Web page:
in the Text is not seen, and therefore is not taken into account in the Translation. Sometimes an Ellipsis is imagined and supplied where none really exists in the original. Where an Ellipsis is wrongly supplied, or not supplied at all, the words of the Text have to be very freely translated in order to make sense, and their literal meaning is sometimes widely departed from.

But on the other hand, where we correctly supply the Ellipsis (one word, it may be)
it at once enables us to take all the other words of the passage in their literal signification. This is in itself an enormous gain, to say nothing of the wonderful light that may be thus thrown upon the Scripture.

These Ellipses must not be arbitrarily supplied according to our own individual views; we are not at liberty to insert any words, according to our own fancies: but they are all scientifically arranged and classified, and each must therefore be filled up, according
to definite principles which are well ascertained, and in obedience to laws which are carefully laid down.

Ellipsis is of three kinds:

Absolute Ellipsis,

Relative Ellipsis, and the

Ellipsis of Repetition:

…..A. Absolute, where the omitted word or words are to be supplied from 
the nature of the subject alone.

…..B. Relative, where the omitted word or words are to be supplied from,
………  and are suggested by the context.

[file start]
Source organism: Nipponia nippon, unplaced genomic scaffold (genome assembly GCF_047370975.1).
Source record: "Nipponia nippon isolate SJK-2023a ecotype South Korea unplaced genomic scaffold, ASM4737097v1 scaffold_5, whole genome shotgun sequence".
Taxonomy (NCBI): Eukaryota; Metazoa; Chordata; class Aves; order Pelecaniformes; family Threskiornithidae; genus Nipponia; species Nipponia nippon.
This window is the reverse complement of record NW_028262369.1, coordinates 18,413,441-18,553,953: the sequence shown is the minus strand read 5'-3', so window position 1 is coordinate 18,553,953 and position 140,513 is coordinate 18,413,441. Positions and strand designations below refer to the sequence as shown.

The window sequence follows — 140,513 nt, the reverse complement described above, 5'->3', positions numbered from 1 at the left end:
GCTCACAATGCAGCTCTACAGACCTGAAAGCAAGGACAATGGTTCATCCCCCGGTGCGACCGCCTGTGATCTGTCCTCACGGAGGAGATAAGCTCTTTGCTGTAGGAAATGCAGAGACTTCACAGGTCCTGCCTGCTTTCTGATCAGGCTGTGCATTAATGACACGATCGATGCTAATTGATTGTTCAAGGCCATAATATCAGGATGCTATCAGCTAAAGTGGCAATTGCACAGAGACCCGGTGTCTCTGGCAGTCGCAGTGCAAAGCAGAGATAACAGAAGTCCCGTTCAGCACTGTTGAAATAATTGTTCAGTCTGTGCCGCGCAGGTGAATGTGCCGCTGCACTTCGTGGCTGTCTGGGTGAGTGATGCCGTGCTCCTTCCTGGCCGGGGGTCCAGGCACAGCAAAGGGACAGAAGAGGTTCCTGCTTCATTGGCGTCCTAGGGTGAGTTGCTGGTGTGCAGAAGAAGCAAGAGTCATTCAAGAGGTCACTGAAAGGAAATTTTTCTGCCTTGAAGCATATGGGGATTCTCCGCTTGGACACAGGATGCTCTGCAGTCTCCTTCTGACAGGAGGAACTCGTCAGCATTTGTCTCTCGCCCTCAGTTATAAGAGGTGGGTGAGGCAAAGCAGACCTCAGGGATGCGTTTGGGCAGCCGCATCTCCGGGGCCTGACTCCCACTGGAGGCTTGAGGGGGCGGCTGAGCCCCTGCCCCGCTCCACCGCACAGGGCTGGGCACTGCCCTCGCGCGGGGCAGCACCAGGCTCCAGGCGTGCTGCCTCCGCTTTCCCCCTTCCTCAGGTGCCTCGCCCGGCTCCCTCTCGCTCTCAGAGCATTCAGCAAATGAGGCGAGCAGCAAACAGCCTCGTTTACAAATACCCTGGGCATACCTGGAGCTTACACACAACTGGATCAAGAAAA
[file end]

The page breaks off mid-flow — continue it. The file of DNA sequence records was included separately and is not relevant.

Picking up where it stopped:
…. .C. The Ellipsis of Repetition, where the omitted word or words are to be
……….supplied by repeating them from a clause which precedes or follows.
These three great divisions may be further set forth as follows—

..A. Absolute Ellipsis, where the omitted word or words are to be supplied
.       from the nature of the subject.

. .I. Nouns and Pronouns.

. ….1. The Nominative.

. ….2. The Accusative.

. ….3. Pronouns.

….. 4. Other connected words.

II. Verbs and Participles:

…… 1. When the verb finite is wanting:

………. (a) especially the verb to say,

…… 2. When the verb infinitive is wanting:

………. (a) after יָכֹל (H3201); to be able (H2999),

………. (b) after the verb to finish.

………. (c) after another verb, personal or impersonal.

…… 3. When the verb substantive is wanting.

…… 4. When the participle is wanting.

.III. Certain Connected Words in the same member of a passage.

.IV. A Whole Clause in a connected passage:

……. 1. The first clause.
…… .2. The latter clause or Apodosis (Anantapodoton).